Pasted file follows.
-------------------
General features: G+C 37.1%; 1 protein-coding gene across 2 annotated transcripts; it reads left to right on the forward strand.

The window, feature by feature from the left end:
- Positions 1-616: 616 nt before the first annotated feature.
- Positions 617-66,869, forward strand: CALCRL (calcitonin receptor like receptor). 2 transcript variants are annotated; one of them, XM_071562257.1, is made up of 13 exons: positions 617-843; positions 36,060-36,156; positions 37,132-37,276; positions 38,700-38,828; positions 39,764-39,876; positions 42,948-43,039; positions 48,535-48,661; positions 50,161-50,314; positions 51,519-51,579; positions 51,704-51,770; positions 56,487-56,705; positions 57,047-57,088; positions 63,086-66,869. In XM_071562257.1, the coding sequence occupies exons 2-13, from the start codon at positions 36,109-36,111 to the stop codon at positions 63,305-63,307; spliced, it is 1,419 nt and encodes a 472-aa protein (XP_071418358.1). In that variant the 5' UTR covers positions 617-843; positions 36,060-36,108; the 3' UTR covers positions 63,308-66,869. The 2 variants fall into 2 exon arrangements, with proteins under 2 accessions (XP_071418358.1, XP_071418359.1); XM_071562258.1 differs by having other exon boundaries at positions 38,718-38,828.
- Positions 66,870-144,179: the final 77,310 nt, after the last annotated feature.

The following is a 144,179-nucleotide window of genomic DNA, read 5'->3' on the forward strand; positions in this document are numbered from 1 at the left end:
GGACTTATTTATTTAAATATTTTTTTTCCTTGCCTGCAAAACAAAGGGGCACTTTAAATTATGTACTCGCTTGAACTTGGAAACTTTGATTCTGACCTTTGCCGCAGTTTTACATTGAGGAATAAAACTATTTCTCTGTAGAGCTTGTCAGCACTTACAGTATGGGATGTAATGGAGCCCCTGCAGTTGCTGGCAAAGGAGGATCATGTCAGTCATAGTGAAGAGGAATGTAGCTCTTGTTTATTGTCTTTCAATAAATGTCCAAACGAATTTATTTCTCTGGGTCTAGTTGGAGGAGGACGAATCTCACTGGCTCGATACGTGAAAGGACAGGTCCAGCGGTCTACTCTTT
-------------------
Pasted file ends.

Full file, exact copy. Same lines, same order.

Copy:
General features: G+C 37.1%; 1 protein-coding gene across 2 annotated transcripts; it reads left to right on the forward strand.

The window, feature by feature from the left end:
- Positions 1-616: 616 nt before the first annotated feature.
- Positions 617-66,869, forward strand: CALCRL (calcitonin receptor like receptor). 2 transcript variants are annotated; one of them, XM_071562257.1, is made up of 13 exons: positions 617-843; positions 36,060-36,156; positions 37,132-37,276; positions 38,700-38,828; positions 39,764-39,876; positions 42,948-43,039; positions 48,535-48,661; positions 50,161-50,314; positions 51,519-51,579; positions 51,704-51,770; positions 56,487-56,705; positions 57,047-57,088; positions 63,086-66,869. In XM_071562257.1, the coding sequence occupies exons 2-13, from the start codon at positions 36,109-36,111 to the stop codon at positions 63,305-63,307; spliced, it is 1,419 nt and encodes a 472-aa protein (XP_071418358.1). In that variant the 5' UTR covers positions 617-843; positions 36,060-36,108; the 3' UTR covers positions 63,308-66,869. The 2 variants fall into 2 exon arrangements, with proteins under 2 accessions (XP_071418358.1, XP_071418359.1); XM_071562258.1 differs by having other exon boundaries at positions 38,718-38,828.
- Positions 66,870-144,179: the final 77,310 nt, after the last annotated feature.

The following is a 144,179-nucleotide window of genomic DNA, read 5'->3' on the forward strand; positions in this document are numbered from 1 at the left end:
GGACTTATTTATTTAAATATTTTTTTTCCTTGCCTGCAAAACAAAGGGGCACTTTAAATTATGTACTCGCTTGAACTTGGAAACTTTGATTCTGACCTTTGCCGCAGTTTTACATTGAGGAATAAAACTATTTCTCTGTAGAGCTTGTCAGCACTTACAGTATGGGATGTAATGGAGCCCCTGCAGTTGCTGGCAAAGGAGGATCATGTCAGTCATAGTGAAGAGGAATGTAGCTCTTGTTTATTGTCTTTCAATAAATGTCCAAACGAATTTATTTCTCTGGGTCTAGTTGGAGGAGGACGAATCTCACTGGCTCGATACGTGAAAGGACAGGTCCAGCGGTCTACTCTTT